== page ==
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EVICTION

Twelve families found living in Italian palace for €5 a month

The Italian Court of Audit is investigating how 12 families came to be living in the grounds of a Bourbon palace in southern Italy for a peppercorn rent.

Twelve families found living in Italian palace for €5 a month
Houses were rented in the grounds of an Italian Unesco site for as little as €5 a month. Photo: Wikimedia

Since the 1990s, the families have been renting the homes belonging to the local authorities for between just €5 and €15 a month.

They were also exempt from paying gas and electricity bills. 

The properties are located a stone's throw from the Royal Botanical Gardens in the grounds of the Palace of Caserta, an 18th Bourbon mansion near Naples, which is often dubbed 'the Italian Versailles' as it was inspired by France's Palace of Versailles.

Over the past two decades the families, believed to be ex-employees of the palace and their descendants, have been free to roam the fountain-filled grounds of the Unesco World Heritage site which stretches for some 120 hectares.

The Court of Audit is now investigating how they received such favourable rates, opening a probe into possible “abuse of office”, Il Fatto Quotidiano reported.

The families were issued with eviction notices, but only one family has left, a spokerperson for the palace told the newspaper.

The spokesperson was unavailable for comment when contacted by The Local.

The eviction notices were issued before Italy’s Culture Ministry hired Tomasso Felicori to take over as director of the palace last year as part of its aim to revive the country’s cultural treasures.

Felicori, who recently received an unusual complaint from trade unions – that he “worked too hard” – made a statement on Facebook about the remaining lodgers.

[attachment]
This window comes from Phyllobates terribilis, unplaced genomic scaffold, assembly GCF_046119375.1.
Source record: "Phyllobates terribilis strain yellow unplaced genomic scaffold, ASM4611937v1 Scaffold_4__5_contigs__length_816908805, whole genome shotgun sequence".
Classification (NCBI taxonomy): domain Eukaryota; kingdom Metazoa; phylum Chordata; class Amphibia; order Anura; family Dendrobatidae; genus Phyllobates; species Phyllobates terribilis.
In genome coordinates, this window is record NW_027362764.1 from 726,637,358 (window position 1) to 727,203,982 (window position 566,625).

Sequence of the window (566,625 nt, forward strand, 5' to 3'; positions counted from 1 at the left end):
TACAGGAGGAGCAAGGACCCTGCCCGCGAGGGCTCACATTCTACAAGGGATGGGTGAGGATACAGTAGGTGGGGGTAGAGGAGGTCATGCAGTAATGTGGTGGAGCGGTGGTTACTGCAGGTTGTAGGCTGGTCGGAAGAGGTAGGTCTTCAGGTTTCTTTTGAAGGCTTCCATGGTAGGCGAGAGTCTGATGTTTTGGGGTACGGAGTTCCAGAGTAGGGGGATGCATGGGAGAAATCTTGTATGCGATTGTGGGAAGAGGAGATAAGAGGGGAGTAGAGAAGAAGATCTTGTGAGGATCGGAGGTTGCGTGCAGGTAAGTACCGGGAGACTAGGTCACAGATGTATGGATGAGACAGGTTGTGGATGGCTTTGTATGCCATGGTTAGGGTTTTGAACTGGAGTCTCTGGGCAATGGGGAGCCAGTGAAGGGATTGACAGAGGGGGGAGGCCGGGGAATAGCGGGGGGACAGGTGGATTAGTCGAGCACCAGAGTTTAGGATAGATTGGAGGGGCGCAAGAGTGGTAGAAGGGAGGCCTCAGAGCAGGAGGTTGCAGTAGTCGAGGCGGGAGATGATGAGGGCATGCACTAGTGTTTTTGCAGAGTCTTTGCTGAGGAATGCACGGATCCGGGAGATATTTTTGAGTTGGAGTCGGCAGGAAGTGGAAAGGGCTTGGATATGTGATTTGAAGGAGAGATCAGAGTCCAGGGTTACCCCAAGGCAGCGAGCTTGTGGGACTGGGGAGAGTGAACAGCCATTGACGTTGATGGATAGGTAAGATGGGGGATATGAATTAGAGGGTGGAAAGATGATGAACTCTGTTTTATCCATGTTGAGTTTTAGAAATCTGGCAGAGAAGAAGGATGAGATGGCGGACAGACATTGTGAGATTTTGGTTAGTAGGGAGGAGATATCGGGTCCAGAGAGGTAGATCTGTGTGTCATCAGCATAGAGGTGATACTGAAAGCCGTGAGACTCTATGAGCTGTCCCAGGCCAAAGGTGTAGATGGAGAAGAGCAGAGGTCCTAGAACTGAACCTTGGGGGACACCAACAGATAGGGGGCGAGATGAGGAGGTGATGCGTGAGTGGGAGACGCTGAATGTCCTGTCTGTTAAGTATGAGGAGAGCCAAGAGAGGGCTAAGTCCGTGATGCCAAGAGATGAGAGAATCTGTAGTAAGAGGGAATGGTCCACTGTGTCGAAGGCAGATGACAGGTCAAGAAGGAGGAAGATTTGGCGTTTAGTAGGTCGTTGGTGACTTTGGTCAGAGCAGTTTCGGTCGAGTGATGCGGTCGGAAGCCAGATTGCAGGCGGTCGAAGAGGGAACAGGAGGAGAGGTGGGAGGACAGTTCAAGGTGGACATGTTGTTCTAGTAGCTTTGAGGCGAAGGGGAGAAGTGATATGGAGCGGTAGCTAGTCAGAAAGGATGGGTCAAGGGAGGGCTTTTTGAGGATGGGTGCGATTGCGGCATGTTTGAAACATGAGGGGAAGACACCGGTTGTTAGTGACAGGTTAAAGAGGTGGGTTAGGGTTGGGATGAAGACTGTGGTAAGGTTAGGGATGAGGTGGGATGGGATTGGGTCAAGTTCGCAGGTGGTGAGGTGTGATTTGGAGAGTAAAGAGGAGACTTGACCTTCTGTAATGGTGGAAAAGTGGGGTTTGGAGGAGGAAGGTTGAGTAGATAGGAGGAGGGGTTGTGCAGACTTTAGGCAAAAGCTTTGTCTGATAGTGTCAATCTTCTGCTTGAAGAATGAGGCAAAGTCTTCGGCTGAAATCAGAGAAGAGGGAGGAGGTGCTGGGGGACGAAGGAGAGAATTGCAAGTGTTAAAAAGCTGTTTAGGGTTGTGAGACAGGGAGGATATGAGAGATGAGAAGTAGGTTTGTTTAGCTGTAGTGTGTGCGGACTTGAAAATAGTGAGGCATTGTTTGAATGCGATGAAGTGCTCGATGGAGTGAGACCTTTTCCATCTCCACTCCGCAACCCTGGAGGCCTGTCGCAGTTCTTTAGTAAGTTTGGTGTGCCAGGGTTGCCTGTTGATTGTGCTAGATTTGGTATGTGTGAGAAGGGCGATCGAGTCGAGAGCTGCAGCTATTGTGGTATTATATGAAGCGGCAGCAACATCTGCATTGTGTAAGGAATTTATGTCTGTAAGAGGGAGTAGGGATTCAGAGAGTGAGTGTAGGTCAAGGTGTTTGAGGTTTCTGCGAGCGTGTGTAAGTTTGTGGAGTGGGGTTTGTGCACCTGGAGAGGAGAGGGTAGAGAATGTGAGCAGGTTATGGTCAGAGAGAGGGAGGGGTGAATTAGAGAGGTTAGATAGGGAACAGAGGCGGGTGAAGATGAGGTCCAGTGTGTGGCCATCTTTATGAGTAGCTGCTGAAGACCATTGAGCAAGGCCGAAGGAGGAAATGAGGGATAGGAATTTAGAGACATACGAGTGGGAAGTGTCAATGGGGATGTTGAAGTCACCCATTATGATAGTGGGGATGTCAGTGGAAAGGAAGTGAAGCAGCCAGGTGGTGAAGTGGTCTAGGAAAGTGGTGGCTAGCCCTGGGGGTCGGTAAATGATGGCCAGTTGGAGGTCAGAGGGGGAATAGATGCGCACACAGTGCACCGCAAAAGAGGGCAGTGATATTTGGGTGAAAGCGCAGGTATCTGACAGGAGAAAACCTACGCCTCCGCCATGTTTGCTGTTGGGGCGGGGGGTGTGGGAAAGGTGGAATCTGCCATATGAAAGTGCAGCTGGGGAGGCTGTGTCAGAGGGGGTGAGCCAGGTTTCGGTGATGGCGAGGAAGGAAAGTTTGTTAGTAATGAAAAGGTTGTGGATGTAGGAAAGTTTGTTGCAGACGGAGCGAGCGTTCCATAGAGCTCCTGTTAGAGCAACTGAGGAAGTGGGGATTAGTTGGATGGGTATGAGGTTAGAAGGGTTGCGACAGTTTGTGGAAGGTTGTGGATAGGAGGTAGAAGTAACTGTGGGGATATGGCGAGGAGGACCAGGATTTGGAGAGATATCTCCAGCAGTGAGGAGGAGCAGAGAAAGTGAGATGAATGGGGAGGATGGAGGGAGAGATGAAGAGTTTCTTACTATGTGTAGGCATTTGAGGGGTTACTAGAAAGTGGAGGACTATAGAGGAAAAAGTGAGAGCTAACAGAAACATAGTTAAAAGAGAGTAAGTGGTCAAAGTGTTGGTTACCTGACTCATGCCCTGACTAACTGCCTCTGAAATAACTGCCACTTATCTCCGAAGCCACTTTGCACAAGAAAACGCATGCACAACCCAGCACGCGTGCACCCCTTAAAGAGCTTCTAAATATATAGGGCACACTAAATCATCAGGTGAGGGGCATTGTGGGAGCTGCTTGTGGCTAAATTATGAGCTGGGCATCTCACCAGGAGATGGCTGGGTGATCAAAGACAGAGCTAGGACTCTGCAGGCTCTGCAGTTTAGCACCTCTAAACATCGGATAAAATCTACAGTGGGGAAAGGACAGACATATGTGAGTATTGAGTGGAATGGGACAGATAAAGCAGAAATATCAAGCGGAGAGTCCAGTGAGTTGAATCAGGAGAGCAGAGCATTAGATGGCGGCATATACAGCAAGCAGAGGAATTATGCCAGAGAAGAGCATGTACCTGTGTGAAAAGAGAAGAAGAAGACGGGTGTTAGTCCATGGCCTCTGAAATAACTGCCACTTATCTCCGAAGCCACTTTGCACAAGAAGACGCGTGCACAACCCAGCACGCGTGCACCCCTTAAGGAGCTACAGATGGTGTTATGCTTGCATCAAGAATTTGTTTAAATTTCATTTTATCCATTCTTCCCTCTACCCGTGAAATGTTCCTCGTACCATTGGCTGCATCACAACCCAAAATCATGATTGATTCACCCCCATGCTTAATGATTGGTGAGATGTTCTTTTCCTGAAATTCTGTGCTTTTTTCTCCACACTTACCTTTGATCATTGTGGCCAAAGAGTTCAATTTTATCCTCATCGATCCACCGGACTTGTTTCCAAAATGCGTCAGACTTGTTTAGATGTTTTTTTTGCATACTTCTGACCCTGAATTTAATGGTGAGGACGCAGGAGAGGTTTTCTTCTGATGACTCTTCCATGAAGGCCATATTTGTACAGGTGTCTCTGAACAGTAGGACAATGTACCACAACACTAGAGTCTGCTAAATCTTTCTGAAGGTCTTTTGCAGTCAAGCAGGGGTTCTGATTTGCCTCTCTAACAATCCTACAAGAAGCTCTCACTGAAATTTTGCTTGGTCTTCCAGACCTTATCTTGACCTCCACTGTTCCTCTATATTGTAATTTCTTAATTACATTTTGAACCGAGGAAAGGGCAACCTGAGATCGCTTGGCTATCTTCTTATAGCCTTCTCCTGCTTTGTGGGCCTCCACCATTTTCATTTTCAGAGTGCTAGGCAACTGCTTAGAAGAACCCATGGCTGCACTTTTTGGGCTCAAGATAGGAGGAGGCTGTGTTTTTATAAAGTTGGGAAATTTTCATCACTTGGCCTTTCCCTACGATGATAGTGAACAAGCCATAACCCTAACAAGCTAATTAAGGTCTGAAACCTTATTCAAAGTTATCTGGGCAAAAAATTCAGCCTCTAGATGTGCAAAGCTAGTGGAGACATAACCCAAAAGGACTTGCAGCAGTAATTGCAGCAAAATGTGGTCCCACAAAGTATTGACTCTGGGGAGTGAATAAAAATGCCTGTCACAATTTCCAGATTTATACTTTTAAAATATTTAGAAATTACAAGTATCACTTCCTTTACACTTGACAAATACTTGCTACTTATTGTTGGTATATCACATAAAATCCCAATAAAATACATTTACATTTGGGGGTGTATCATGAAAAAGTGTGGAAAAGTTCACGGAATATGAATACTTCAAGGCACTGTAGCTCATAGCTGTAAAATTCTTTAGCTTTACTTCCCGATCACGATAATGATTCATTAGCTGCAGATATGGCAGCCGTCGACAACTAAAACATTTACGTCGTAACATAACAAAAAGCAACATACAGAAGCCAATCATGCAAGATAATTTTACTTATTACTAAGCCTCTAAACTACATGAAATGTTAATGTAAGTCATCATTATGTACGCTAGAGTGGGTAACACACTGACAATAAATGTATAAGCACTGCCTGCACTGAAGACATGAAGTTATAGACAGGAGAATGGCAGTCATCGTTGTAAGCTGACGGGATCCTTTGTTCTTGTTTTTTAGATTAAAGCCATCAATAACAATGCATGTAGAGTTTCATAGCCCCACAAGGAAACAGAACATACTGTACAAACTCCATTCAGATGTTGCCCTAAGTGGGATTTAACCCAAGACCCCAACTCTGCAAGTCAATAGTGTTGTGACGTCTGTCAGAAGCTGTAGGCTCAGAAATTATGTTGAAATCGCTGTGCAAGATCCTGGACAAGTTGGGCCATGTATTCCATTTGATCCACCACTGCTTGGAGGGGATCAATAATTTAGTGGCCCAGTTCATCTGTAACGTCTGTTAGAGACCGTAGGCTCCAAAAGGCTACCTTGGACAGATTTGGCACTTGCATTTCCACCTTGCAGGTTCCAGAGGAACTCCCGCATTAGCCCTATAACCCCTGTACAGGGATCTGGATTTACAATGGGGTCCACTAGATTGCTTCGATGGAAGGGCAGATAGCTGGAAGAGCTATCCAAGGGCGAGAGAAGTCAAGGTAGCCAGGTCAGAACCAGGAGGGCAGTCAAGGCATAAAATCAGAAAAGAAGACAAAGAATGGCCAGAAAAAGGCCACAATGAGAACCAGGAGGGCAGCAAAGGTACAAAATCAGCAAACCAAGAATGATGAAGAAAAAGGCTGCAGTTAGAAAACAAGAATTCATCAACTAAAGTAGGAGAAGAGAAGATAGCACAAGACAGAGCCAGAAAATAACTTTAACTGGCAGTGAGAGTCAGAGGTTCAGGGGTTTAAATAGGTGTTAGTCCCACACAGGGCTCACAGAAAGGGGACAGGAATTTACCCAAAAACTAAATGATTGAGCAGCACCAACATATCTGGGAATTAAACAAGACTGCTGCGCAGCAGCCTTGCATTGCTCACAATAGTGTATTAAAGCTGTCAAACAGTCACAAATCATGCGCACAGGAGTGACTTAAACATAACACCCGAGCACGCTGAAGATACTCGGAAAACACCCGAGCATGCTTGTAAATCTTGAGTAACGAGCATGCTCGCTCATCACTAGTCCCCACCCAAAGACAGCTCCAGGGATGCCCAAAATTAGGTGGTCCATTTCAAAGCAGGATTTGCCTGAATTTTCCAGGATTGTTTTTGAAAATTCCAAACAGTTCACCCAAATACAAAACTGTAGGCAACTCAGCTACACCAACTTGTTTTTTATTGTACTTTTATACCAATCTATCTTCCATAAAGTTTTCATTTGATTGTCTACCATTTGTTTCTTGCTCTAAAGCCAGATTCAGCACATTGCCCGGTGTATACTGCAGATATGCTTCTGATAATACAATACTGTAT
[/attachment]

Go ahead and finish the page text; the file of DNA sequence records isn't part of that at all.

“All the tenants have legal contracts on questionable terms,” he wrote. 

“They were served with an eviction notice by my predecessor and if they haven't done so already they should get ready to leave.”

The latest revelations come less than a month after an investigation exposed hundreds of properties in Rome, owned the authorities, that were being rented at rock bottom prices, costing the city some €100 million in lost revenue.

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TOURISM

Italy’s Royal Palace of Caserta bans carriages after horse’s death

The Reggia di Caserta, one of southern Italy's biggest tourist attractions, will no longer allow horse-drawn carriage rides after a horse died in the summer heat.

Italy's Royal Palace of Caserta bans carriages after horse’s death
A horse-drawn carriage in the grounds of the Royal Palace of Caserta. File photo: Andreas Solaro/AFP
The Reggia di Caserta, or Royal Palace of Caserta, will no longer allow the carriages to operate within its grounds, following public outrage after the death of a horse as it pulled a carriageload of tourists in the midday sun.
 
“The horse-drawn carriage service at Reggio di Caserta has ceased,” read a statement issued by the palace's management.
 
The current arrangement with a company operating the horse-drawn carriages on palace grounds has been terminated and new contracts will not be awarded following the death, Italian media reports.
 
The carriages used to transport visitors around the large grounds may be replaced with electric golf buggy-style vehicles.
 
The horse collapsed around midday on August 12th, at the height of the current spell of hot summer weather.
 
Animal rights campaigners condemned the palace following the death, saying the horse was “killed by heat and fatigue” –  though veterinarians said this has not yet been confirmed by post-mortem.

 
Local prosecutors are reportedly considering pressing charges of animal abuse against the company operating the carriages.
 
 
This was just the latest in a string of such incidents across Italian tourist hotspots.
 
In 2019, a a horse collapsed on the central Via dei Condotti while hauling a botticella, a tourist carriage, while in 2012, a horse collapsed in the sweltering summer heat, and the driver was seen beating the stricken animal before police officers intervened.

There have long been campaigns against the practice across Italy, but they seem to have had little impact. In Rome, the carriages are still use despite a law aimed at removing them being passed back in July 2019.

 
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